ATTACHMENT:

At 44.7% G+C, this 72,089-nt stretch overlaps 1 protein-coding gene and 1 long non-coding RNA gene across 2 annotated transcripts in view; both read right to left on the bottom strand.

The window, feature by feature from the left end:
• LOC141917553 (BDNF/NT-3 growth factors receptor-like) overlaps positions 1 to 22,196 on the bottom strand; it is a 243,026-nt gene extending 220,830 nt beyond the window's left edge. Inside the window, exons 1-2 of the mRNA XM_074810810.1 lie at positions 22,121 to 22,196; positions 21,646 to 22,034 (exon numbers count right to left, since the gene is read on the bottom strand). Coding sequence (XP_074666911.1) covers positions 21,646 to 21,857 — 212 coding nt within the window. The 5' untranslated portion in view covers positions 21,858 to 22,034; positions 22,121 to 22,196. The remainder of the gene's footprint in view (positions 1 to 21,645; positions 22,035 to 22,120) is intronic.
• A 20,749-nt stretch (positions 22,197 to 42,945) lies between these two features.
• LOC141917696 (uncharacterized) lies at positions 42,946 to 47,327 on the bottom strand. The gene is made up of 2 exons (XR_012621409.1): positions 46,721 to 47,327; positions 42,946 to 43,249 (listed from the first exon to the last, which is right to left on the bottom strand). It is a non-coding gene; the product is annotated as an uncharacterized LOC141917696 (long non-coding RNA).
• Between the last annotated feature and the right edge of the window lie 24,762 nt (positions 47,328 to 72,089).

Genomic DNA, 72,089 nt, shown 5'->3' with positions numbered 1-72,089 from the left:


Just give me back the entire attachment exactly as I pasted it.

At 44.7% G+C, this 72,089-nt stretch overlaps 1 protein-coding gene and 1 long non-coding RNA gene across 2 annotated transcripts in view; both read right to left on the bottom strand.

The window, feature by feature from the left end:
• LOC141917553 (BDNF/NT-3 growth factors receptor-like) overlaps positions 1 to 22,196 on the bottom strand; it is a 243,026-nt gene extending 220,830 nt beyond the window's left edge. Inside the window, exons 1-2 of the mRNA XM_074810810.1 lie at positions 22,121 to 22,196; positions 21,646 to 22,034 (exon numbers count right to left, since the gene is read on the bottom strand). Coding sequence (XP_074666911.1) covers positions 21,646 to 21,857 — 212 coding nt within the window. The 5' untranslated portion in view covers positions 21,858 to 22,034; positions 22,121 to 22,196. The remainder of the gene's footprint in view (positions 1 to 21,645; positions 22,035 to 22,120) is intronic.
• A 20,749-nt stretch (positions 22,197 to 42,945) lies between these two features.
• LOC141917696 (uncharacterized) lies at positions 42,946 to 47,327 on the bottom strand. The gene is made up of 2 exons (XR_012621409.1): positions 46,721 to 47,327; positions 42,946 to 43,249 (listed from the first exon to the last, which is right to left on the bottom strand). It is a non-coding gene; the product is annotated as an uncharacterized LOC141917696 (long non-coding RNA).
• Between the last annotated feature and the right edge of the window lie 24,762 nt (positions 47,328 to 72,089).

Genomic DNA, 72,089 nt, shown 5'->3' with positions numbered 1-72,089 from the left: